SousVide Supreme – Salmon Poached in Extra Virgin Olive Oil Recipe

Salmon Poached in Extra Virgin Olive Oil Recipe

With caramelized fennel, citrus and shaved fennel & beet salad, and blood orange glaze.

Follow Me Foodie to the SousVide Supreme! I mentioned the idea of “The Modern Chef at Home” in my Vancouver Food Trends 2012 post and taking fine dining into the context and comfort of one’s home. It sounds like a pretty judgemental prediction assuming that everyone can cook at that haute cuisine level, but thanks to machines like this, we can! Yan Can Cook and now Pak Can Cook! Well actually I loved to cook before using the SousVide Supreme, but the machine has opened the window to try so many more recipes.

EXCLUSIVE to Follow Me Foodie Readers! 

SAVE $20 with promo code “Mijune”.

Share the love, because you won’t want to share the machine.

Online ordering here. Pass it on! 

Let’s do a quick back track for those who are still unfamiliar with sous vide. Think of it as “poaching” 2.0. Better yet, here’s a video.

Sous vide is a very old technique that was rediscovered in the mid-1960′s and while chefs have been doing it ever since, the word or idea has never really caught on to the vast majority. It’s a preferred cooking method at upscale restaurants, but now you can do it at home!

I’ve been using it for a while and I managed to team up with the guys at SousVide Supreme to get you a promotional code! Just like my restaurant and food recommendations I wouldn’t recommend you anything I didn’t actually love… obviously.

Salmon Poached in Extra Virgin Olive Oil Recipe

With caramelized fennel, citrus and shaved fennel & beet salad, and blood orange glaze.

Back to the recipe! Did you see the photo? Yes! I made that with my friend @mightyvanilla! I’m going to brag and say it even tasted better than it looked and it looks pretty darn delicious!

We made a 3 course menu which was inspired from Thomas Keller’s Under Pressure: Cooking Sous Vide. Getting all the ingredients were more complicated than the actual cooking process. The cooking part was easy because it was all done in the SousVide Supreme and I just had to push a button. I’m not one for following recipes exactly, but it was a great guideline and if you’re comfortable in the kitchen feel free to venture off and get creative!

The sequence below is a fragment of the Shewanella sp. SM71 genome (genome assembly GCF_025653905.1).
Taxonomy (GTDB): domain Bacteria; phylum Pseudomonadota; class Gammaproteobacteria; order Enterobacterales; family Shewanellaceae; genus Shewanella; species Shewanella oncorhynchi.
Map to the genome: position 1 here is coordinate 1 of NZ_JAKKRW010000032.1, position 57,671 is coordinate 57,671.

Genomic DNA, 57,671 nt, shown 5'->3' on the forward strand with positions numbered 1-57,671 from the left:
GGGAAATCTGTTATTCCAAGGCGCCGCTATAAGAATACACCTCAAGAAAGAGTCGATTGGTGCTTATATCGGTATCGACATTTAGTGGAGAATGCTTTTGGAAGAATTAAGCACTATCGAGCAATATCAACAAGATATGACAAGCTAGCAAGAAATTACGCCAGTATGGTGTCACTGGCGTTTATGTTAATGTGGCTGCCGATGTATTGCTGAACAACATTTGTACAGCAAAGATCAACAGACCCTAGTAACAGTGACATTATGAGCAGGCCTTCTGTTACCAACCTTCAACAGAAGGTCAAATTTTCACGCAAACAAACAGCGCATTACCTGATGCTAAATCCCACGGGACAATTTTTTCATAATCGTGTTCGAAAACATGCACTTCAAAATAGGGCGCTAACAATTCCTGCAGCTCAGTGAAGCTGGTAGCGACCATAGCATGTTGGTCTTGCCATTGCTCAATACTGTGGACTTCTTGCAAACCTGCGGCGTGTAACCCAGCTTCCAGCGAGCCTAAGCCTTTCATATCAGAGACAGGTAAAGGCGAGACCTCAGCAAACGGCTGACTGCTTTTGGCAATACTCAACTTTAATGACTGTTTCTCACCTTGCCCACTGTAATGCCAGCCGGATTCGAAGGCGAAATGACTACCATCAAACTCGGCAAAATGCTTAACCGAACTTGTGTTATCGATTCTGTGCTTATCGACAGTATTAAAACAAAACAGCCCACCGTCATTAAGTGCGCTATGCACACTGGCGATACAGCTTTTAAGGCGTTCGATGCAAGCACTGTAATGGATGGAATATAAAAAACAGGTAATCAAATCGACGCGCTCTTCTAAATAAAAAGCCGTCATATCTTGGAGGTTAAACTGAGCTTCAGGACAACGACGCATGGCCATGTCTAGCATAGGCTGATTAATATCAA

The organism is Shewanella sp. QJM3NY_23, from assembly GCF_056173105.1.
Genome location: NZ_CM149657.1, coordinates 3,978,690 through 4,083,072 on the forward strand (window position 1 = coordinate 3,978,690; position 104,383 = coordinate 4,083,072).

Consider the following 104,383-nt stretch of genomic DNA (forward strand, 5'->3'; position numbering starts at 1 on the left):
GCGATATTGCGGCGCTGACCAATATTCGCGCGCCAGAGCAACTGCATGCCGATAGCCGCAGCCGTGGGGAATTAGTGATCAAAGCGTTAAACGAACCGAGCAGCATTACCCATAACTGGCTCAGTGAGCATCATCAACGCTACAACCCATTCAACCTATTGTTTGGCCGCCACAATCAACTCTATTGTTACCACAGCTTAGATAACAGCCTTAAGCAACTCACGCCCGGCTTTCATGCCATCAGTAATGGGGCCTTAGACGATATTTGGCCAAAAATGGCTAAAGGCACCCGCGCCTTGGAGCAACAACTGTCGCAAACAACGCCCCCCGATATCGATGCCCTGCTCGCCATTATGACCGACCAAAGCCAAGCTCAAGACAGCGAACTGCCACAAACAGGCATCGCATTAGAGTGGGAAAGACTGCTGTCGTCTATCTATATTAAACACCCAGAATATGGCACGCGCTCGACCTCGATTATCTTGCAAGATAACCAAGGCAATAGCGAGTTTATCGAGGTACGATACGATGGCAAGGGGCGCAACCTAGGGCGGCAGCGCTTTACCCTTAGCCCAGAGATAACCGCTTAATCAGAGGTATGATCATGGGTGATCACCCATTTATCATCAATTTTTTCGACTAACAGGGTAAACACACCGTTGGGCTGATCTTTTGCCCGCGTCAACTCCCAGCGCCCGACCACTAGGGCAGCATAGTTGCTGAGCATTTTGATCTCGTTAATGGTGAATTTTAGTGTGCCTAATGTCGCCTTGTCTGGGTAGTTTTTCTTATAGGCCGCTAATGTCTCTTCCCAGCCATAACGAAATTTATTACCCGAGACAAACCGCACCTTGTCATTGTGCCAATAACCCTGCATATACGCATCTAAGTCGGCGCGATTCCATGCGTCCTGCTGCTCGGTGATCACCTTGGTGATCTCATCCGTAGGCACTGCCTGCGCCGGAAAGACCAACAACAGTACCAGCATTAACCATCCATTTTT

Photo credit: Cliff Hammerschmidt


Serves 4

  • 2 fennel bulbs, stalks trimmed, fronds removed and reserved
  • Kosher salt
  • Granulated sugar
  • Extra virgin olive oil
  • 1lbs centre cut King Salmon fillet, preferably top loin, skin and bones removed
  • Canola oil
  • 12 orange segments reserved from glaze


  • 8 Oranges (blood oranges)
  • 3 tbsp granulated sugar
  • Extra virgin olive oil
  • Kosher salt
  • 3 1/2 tbsp Kosher salt
  • 3 tbsp granulated sugar
  • 1 1/2 cup warm water
  • 1 1/2 cup ice water
  • Fleur de sel to garnish


1. Use a fresh, high quality wild salmon.

2. Brine the salmon for 10 minutes, then rinse and dry it.

3. Coat salmon with extra virgin olive oil. Toss in bag and vacuum seal (not air tight).

4. Sous vide salmon at 60ºC (140ºF) for 6-8 minutes for medium rare.

5. Sous vide fennel bulbs at 85ºC (185ºF) for 1 hour and 15 minutes. I know that sounds like a very long time (and it is), but it’s the temperature the plant cells weaken and the result is a very tender and flavour infused fennel.

Find the complete and original version of Thomas Keller’s recipe in Under Pressure: Cooking Sous Vide

On the table:

Flavour profile for the salad: orange, beets, fennel, fennel fronds, orange glaze

Salmon has been one of my favourite things to sous vide and the picture speaks for itself.

Oh gosh… just look at that texture! It melts in your mouth and it’s so juicy, tender and succulent and the brining process seasons the fish as well as giving it a firmer texture on the outside that isn’t dry.



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